OKAHANDJA: The first-ever annual Market Day convened here on Saturday in an effort to accommodate small business owners that are unable to attend big trade fairs in other parts of the country.
The one-day event allows surrounding schools, small businesses and youth entrepreneurs of the town to market themselves, said Okahandja Small and Medium Enterprises Club (OSMEC) Vice-President Gerson Nasau.
In an interview with Nampa here on Saturday, Nasau said the club that is only six months old, is a non-profit organisation that helps small businesses to showcase their products in the area, as they are not able to travel to other regions and take part in trade fairs there.
The Market Day will take place in addittion to the annual Okahandja Trade Fair and Expo.
“The event is profit-free, with entrance also free to the general public. Since we are hosting the event at the Okahandja Park we have availed stand space for free to accommodate 50 small businesses, 10 youths from secondary schools and 10 local non-governmental organisations (NGOs),” Nasau said.
He noted that 50 small businesses participated in the Market Day, and only one school and two NGOs.
Nasau said the club decided to make the event an annual one, stating that it is also looking at extending the number of days to two for participants to market their goods.
Meanwhile, the stall of the Namibia Solar Bottle Programme, also known as Uyelele – meaning brightness or light in Oshiwambo, attracted a lot of attention, as people flocked there to see a demonstration of a shack on wheels with a solar bottle lamp.
The programme, which is lead by Hendrik Ehlers, husband of renowed musician and poet Liz Ehlers, educates people how to reduce the risks of shack fires in the country by using natural light instead of candles inside shacks.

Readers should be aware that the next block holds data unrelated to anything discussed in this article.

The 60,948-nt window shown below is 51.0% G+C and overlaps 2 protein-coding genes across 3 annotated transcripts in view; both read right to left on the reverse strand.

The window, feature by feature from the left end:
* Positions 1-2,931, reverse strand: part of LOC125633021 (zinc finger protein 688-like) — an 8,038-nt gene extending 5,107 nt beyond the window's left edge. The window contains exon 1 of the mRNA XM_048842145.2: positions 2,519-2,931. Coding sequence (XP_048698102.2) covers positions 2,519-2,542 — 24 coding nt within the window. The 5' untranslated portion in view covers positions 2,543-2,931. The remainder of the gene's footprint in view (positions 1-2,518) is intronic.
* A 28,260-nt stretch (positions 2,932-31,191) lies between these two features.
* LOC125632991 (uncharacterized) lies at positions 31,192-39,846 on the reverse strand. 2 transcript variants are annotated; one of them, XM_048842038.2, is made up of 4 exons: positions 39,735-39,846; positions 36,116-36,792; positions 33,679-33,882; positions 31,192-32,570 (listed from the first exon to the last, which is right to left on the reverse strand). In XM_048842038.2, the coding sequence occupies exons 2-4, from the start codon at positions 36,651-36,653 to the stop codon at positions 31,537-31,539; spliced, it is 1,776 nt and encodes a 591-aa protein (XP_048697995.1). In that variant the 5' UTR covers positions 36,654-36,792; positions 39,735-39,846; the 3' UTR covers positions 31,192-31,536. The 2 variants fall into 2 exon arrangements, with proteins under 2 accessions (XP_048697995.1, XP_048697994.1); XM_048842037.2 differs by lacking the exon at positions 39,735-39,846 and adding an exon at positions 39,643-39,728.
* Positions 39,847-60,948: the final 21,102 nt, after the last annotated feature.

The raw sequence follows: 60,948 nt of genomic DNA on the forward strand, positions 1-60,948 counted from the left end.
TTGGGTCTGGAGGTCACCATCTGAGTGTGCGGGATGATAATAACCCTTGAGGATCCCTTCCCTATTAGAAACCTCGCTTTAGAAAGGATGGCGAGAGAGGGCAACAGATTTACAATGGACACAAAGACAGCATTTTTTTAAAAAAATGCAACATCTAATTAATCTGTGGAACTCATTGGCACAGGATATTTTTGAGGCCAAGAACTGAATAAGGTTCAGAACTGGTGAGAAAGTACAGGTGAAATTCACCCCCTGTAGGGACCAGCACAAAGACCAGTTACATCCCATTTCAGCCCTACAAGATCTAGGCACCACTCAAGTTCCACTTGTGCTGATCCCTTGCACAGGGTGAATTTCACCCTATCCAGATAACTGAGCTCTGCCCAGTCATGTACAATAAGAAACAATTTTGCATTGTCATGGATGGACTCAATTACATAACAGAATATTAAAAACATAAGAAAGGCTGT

In an interview with Nampa at the event, Ehlers said he learned about the invention from Brazil, and identified it as a solution to shack fires, particularly in the Khomas and Erongo regions where shack fires are prone.
“All shack owners need to do is cut a hole in the roof, stick an old plastic bottle in it, fill it with water and a little bit of Jik (detergent), and then you can close the door during the day. You don´t need candles or anything else, because the inside is nice and bright,” Ehlers explained.
He said this invention means free light for everyone and it is cost effective.
This invention, however, can only be used during the day or when there is a strong moon.
Quoting Namibian Police statistics, Ehlers said most shack fires involving Namibian children happen during the day when their parents are absent, thus the ‘bottle in the roof’ method makes it the safest mode for lighting.
Ehlers said the ‘product’ is not for sale, but rather is an initiative to distribute the know-how to everybody freely.